Compay Segundo

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About Compay Segundo

Máximo Francisco Repilado Muñoz—a.k.a. Compay Segundo—was born in 1907 in Cuba, but it took nine decades for him to become a global star. As a member of the Ry Cooder–assembled Buena Vista Social Club in the late ’90s, his song “Chan Chan” became a signature of the supergroup’s repertoire. Yet Segundo had made music since he was a teenager, forming a duo with his cousin Lorenzo Hierrezuelo in Santiago to play trova music—a rustic troubadour style once used to convey the latest news set to melody. He got his nickname, which translates to “second compadre,” in 1942 as a member of the duo. They moved to Havana, working together and apart in numerous support contexts, singing and playing guitar, tres, and clarinet. But it wasn’t until 1957 that he formed his own group, embracing the more urbane son sound. For most of his career, Segundo maintained a straight job in cigar factories, but even when he retired in 1972, he continued to perform sporadically, eventually joining Cuarteto Patria, a traditionally minded group led by guitarist Eliades Ochoa. The two would become part of Buena Vista Social Club, which began when American guitarist Ry Cooder visited Havana in search of forgotten greats of Cuban music. Segundo released several albums in the wake of the film project’s success, touring globally with the ensemble and his own until his death in 2003.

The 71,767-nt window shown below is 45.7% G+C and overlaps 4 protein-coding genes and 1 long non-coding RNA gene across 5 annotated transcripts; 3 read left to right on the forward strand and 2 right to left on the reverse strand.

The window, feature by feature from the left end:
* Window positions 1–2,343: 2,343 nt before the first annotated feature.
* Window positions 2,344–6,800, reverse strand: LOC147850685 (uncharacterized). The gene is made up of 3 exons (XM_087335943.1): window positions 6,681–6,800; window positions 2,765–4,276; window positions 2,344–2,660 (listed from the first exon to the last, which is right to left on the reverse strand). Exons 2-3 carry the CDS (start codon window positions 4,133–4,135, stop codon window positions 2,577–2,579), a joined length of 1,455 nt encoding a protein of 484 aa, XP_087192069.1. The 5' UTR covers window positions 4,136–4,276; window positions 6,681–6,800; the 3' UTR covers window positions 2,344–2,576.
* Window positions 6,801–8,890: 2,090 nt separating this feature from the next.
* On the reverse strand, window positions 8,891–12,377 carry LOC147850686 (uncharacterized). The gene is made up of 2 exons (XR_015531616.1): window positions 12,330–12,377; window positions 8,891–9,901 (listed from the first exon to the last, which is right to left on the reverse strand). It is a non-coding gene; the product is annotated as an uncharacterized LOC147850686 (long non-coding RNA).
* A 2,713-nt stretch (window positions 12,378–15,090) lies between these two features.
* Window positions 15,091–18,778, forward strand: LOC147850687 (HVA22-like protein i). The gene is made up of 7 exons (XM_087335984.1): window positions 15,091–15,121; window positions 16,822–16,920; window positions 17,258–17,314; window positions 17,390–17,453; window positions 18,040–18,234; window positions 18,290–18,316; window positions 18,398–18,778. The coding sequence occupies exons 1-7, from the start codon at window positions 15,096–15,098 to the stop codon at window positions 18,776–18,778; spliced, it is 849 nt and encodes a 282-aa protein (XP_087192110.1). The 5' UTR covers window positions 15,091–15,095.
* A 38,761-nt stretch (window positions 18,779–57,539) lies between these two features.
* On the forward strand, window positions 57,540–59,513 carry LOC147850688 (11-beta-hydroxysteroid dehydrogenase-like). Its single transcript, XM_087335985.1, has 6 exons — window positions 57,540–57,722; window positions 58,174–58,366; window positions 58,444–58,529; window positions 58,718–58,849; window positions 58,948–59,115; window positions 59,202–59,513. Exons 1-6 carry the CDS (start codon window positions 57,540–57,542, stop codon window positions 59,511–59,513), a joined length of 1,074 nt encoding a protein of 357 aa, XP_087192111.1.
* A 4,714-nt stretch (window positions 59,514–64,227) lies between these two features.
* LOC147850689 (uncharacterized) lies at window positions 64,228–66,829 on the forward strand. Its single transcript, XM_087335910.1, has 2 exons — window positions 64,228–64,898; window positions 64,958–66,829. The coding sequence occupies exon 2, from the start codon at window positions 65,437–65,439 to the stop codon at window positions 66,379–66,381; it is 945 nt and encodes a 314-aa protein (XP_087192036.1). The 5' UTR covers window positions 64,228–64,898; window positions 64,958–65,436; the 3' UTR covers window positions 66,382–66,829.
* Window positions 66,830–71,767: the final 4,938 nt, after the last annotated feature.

Siboney, Cuba
November 18, 1907

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